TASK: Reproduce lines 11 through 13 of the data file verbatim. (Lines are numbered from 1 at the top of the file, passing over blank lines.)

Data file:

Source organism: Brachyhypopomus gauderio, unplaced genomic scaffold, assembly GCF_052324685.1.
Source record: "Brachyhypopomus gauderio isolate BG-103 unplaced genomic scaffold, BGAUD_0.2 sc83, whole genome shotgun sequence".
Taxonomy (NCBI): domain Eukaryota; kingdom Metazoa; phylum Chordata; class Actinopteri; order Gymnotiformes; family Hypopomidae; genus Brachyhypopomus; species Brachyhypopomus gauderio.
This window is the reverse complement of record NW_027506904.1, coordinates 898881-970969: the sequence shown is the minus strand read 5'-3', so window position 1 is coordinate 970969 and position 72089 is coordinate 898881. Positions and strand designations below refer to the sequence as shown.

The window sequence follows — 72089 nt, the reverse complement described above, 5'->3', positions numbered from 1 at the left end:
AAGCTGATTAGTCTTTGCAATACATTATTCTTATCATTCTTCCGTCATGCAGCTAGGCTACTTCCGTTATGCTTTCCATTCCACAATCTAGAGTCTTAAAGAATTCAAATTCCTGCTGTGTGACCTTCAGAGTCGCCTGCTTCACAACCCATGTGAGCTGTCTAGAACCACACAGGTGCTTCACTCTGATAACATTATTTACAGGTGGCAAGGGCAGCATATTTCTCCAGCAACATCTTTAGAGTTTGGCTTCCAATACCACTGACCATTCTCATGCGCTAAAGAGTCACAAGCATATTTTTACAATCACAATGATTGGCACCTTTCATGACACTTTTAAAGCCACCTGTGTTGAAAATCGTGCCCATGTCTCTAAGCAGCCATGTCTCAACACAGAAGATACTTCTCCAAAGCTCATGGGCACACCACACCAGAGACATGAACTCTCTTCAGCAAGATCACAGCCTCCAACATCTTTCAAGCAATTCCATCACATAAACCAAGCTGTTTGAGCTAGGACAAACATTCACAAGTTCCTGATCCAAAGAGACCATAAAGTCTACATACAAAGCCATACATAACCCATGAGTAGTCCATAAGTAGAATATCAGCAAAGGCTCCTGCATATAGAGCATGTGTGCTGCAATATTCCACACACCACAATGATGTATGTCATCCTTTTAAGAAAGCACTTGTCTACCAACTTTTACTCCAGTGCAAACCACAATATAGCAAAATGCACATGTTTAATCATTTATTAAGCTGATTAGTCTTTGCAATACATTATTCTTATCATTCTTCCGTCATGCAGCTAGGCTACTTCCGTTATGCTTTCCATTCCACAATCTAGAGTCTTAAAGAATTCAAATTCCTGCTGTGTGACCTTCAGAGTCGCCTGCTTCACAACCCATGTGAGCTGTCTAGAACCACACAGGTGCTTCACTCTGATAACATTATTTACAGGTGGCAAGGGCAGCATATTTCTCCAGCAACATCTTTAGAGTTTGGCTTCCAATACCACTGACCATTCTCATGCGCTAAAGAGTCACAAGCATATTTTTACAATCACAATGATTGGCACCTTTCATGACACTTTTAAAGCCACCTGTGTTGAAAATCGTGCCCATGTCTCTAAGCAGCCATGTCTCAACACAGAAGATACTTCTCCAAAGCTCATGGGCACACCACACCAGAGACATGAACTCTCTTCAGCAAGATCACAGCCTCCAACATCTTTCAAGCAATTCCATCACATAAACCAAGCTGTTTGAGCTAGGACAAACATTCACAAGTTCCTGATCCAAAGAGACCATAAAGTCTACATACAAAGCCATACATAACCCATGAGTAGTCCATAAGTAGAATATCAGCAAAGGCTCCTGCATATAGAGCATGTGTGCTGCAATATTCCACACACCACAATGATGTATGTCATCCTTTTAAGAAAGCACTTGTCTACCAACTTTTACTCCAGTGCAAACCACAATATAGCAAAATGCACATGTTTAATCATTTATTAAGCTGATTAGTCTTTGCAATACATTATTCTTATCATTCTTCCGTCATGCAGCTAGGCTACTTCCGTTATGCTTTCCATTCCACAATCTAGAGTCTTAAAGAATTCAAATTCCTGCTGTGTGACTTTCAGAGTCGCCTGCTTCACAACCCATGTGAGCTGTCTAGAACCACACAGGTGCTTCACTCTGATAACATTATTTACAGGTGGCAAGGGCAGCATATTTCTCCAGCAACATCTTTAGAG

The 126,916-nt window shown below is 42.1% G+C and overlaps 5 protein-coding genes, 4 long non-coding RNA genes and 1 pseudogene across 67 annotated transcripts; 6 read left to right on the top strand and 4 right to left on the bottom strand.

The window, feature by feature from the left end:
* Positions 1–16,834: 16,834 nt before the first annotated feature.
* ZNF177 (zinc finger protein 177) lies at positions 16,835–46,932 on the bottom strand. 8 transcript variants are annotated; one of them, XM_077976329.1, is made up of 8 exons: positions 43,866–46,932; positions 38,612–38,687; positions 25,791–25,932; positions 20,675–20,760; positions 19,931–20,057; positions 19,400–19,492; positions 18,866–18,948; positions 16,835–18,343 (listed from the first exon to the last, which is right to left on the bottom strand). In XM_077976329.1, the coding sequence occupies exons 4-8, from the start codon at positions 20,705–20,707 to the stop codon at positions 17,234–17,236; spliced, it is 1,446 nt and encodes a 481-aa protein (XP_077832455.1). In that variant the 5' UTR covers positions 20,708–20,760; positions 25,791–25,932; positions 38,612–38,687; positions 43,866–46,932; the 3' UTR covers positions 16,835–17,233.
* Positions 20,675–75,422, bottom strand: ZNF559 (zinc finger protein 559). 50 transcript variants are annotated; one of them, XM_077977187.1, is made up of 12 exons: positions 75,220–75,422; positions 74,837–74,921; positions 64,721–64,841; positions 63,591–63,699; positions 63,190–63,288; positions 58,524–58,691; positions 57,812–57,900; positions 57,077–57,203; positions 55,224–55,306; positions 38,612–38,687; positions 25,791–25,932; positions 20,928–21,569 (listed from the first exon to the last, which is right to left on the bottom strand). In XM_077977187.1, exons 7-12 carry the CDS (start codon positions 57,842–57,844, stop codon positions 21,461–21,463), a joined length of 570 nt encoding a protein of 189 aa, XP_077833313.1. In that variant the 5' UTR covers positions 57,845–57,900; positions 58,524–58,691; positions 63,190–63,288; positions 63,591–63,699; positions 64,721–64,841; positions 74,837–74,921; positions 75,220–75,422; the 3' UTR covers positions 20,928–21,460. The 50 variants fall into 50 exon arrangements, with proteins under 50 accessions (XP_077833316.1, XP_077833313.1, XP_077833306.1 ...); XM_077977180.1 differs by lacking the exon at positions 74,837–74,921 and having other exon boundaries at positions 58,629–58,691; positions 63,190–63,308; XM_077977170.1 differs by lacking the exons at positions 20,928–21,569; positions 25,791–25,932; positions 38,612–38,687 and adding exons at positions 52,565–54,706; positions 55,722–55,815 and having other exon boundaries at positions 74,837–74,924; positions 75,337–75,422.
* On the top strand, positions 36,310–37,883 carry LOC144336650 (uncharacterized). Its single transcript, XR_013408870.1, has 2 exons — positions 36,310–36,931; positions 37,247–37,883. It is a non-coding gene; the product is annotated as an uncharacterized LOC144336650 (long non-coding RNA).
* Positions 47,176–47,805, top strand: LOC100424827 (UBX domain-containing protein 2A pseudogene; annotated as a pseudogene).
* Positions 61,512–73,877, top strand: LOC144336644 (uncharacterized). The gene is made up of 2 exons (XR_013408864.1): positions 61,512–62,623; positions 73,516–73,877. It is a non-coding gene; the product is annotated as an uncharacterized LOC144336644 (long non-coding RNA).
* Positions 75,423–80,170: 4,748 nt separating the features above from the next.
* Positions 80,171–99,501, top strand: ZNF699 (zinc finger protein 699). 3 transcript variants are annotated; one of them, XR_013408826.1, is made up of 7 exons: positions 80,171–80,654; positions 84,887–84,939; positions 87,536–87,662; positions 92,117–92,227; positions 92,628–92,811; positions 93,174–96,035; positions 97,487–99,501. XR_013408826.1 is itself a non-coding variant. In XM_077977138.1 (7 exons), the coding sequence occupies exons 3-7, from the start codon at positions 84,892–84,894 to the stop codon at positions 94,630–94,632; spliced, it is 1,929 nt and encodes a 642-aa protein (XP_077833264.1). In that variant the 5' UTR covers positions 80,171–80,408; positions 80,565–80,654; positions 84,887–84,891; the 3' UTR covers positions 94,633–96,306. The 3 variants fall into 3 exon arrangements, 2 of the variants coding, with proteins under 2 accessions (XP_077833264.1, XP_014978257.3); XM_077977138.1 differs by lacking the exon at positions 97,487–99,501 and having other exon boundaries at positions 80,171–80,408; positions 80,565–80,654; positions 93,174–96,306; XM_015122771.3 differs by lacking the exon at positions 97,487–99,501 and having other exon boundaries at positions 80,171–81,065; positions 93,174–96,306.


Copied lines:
* Positions 20,675–75,422, bottom strand: ZNF559 (zinc finger protein 559). 50 transcript variants are annotated; one of them, XM_077977187.1, is made up of 12 exons: positions 75,220–75,422; positions 74,837–74,921; positions 64,721–64,841; positions 63,591–63,699; positions 63,190–63,288; positions 58,524–58,691; positions 57,812–57,900; positions 57,077–57,203; positions 55,224–55,306; positions 38,612–38,687; positions 25,791–25,932; positions 20,928–21,569 (listed from the first exon to the last, which is right to left on the bottom strand). In XM_077977187.1, exons 7-12 carry the CDS (start codon positions 57,842–57,844, stop codon positions 21,461–21,463), a joined length of 570 nt encoding a protein of 189 aa, XP_077833313.1. In that variant the 5' UTR covers positions 57,845–57,900; positions 58,524–58,691; positions 63,190–63,288; positions 63,591–63,699; positions 64,721–64,841; positions 74,837–74,921; positions 75,220–75,422; the 3' UTR covers positions 20,928–21,460. The 50 variants fall into 50 exon arrangements, with proteins under 50 accessions (XP_077833316.1, XP_077833313.1, XP_077833306.1 ...); XM_077977180.1 differs by lacking the exon at positions 74,837–74,921 and having other exon boundaries at positions 58,629–58,691; positions 63,190–63,308; XM_077977170.1 differs by lacking the exons at positions 20,928–21,569; positions 25,791–25,932; positions 38,612–38,687 and adding exons at positions 52,565–54,706; positions 55,722–55,815 and having other exon boundaries at positions 74,837–74,924; positions 75,337–75,422.
* On the top strand, positions 36,310–37,883 carry LOC144336650 (uncharacterized). Its single transcript, XR_013408870.1, has 2 exons — positions 36,310–36,931; positions 37,247–37,883. It is a non-coding gene; the product is annotated as an uncharacterized LOC144336650 (long non-coding RNA).
* Positions 47,176–47,805, top strand: LOC100424827 (UBX domain-containing protein 2A pseudogene; annotated as a pseudogene).